Suzanne Fields

It's his wife's turn now, and though she may ultimately be singed by the fire of hell's fury, it seems to me that she deserved to write this book. She has an eloquence in speaking to a culture overwhelmed by the din of tweetering gossip and trivialized Facebook friendships, where people come and go, ignoring the depth of character required for true love validated by marriage.

"Resilience" is no text-messaged document, no hypocritical defense, and Elizabeth Edwards is no victim. She speaks and writes with a dignity and toughness that should give her children hope that they, too, can stand up to the adversities that life throws at all of us. That's her legacy to her children and to the rest of us.

The multiple blows to her body, mind and heart, the cancer that terrifies, the trust that was broken, the tragic death of her son at age 16 have neither disillusioned her nor broken her spirit. She fights back the only way she can in a media-saturated age where celebrity trumps morality. Elizabeth Edwards, "wife of," writes with the insight and philosophical acceptance that exposes the shallow ways that politics, for all its pragmatism, often clouds the vision of the eternal verities.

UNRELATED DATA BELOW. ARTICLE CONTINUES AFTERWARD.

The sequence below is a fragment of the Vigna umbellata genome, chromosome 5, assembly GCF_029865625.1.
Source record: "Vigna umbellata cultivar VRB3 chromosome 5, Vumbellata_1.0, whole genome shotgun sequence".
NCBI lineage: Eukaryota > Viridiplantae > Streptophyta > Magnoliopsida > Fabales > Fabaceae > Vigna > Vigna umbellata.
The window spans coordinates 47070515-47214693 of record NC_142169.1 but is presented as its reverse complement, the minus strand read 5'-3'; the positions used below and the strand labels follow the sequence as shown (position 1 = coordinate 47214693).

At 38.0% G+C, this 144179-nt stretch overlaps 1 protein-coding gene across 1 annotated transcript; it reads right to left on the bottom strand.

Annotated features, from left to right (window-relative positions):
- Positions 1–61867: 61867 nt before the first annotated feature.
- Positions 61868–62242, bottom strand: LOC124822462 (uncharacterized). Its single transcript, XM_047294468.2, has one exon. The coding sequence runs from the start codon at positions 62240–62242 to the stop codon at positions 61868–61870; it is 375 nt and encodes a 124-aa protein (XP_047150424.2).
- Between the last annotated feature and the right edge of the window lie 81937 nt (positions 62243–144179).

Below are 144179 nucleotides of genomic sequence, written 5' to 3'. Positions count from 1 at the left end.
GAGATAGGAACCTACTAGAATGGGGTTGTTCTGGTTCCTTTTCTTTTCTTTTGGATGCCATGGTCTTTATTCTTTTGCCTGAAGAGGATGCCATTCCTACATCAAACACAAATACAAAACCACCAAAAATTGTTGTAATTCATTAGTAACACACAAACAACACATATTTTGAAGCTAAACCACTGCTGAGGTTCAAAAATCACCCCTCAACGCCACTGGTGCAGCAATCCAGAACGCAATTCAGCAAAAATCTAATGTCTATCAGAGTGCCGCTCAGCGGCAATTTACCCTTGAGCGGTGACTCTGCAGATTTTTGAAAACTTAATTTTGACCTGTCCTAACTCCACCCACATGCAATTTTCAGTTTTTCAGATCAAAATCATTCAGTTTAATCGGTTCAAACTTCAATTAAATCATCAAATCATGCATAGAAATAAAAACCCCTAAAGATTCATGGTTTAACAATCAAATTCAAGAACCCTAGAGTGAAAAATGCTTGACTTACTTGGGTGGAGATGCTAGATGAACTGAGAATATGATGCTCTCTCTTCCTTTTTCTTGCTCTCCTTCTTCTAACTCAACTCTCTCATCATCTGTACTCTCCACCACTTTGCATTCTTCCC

She finds solace in the grief for her son in support groups on the Internet, "an ethereal world where no one (has) a physical presence." This is where she could nurture memory beyond the limited boundaries of politics. In 2007, when she learned that her cancer had metastasized, "John's indiscretion seemed a million miles away." The old life was gone -- the new life was not yet determined.

This is a book about death, destruction and learning how to rise again, or as Elizabeth Edwards puts it, putting one foot in front of another. In a word, "Resilience."


Suzanne Fields

Suzanne Fields is currently working on a book that will revisit John Milton's 'Paradise Lost.'

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